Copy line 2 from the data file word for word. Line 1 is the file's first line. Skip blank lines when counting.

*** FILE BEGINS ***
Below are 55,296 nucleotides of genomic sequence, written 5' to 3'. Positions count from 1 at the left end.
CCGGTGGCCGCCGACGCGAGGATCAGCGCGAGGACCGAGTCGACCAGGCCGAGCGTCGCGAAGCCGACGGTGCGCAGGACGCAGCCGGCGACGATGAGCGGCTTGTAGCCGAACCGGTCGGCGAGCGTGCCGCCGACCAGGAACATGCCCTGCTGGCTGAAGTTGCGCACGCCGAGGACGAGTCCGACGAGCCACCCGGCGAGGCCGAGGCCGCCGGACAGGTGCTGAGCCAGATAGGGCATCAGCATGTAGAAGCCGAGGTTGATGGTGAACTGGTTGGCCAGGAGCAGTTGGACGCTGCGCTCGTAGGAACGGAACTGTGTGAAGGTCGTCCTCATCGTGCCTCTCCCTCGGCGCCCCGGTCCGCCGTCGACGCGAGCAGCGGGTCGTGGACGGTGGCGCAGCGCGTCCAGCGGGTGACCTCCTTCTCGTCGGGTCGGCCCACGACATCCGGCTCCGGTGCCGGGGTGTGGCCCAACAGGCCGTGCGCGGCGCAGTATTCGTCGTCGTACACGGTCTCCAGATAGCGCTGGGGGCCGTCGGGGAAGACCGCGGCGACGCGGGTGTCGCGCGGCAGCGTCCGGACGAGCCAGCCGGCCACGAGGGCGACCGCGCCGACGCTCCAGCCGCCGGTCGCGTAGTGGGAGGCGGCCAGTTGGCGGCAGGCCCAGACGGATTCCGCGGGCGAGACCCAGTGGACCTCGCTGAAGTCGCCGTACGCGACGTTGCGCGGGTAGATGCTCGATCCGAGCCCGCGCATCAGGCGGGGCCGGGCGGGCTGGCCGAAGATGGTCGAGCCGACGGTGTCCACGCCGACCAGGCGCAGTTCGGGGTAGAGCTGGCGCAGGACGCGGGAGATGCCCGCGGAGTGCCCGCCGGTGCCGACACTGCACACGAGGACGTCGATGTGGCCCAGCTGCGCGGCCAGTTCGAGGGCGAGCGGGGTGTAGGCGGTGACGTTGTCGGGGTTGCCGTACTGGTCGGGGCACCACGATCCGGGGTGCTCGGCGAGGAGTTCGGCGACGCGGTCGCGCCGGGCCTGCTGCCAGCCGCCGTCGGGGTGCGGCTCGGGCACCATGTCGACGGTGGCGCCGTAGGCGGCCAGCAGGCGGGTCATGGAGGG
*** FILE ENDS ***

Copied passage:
CCGGTGGCCGCCGACGCGAGGATCAGCGCGAGGACCGAGTCGACCAGGCCGAGCGTCGCGAAGCCGACGGTGCGCAGGACGCAGCCGGCGACGATGAGCGGCTTGTAGCCGAACCGGTCGGCGAGCGTGCCGCCGACCAGGAACATGCCCTGCTGGCTGAAGTTGCGCACGCCGAGGACGAGTCCGACGAGCCACCCGGCGAGGCCGAGGCCGCCGGACAGGTGCTGAGCCAGATAGGGCATCAGCATGTAGAAGCCGAGGTTGATGGTGAACTGGTTGGCCAGGAGCAGTTGGACGCTGCGCTCGTAGGAACGGAACTGTGTGAAGGTCGTCCTCATCGTGCCTCTCCCTCGGCGCCCCGGTCCGCCGTCGACGCGAGCAGCGGGTCGTGGACGGTGGCGCAGCGCGTCCAGCGGGTGACCTCCTTCTCGTCGGGTCGGCCCACGACATCCGGCTCCGGTGCCGGGGTGTGGCCCAACAGGCCGTGCGCGGCGCAGTATTCGTCGTCGTACACGGTCTCCAGATAGCGCTGGGGGCCGTCGGGGAAGACCGCGGCGACGCGGGTGTCGCGCGGCAGCGTCCGGACGAGCCAGCCGGCCACGAGGGCGACCGCGCCGACGCTCCAGCCGCCGGTCGCGTAGTGGGAGGCGGCCAGTTGGCGGCAGGCCCAGACGGATTCCGCGGGCGAGACCCAGTGGACCTCGCTGAAGTCGCCGTACGCGACGTTGCGCGGGTAGATGCTCGATCCGAGCCCGCGCATCAGGCGGGGCCGGGCGGGCTGGCCGAAGATGGTCGAGCCGACGGTGTCCACGCCGACCAGGCGCAGTTCGGGGTAGAGCTGGCGCAGGACGCGGGAGATGCCCGCGGAGTGCCCGCCGGTGCCGACACTGCACACGAGGACGTCGATGTGGCCCAGCTGCGCGGCCAGTTCGAGGGCGAGCGGGGTGTAGGCGGTGACGTTGTCGGGGTTGCCGTACTGGTCGGGGCACCACGATCCGGGGTGCTCGGCGAGGAGTTCGGCGACGCGGTCGCGCCGGGCCTGCTGCCAGCCGCCGTCGGGGTGCGGCTCGGGCACCATGTCGACGGTGGCGCCGTAGGCGGCCAGCAGGCGGGTCATGGAGGG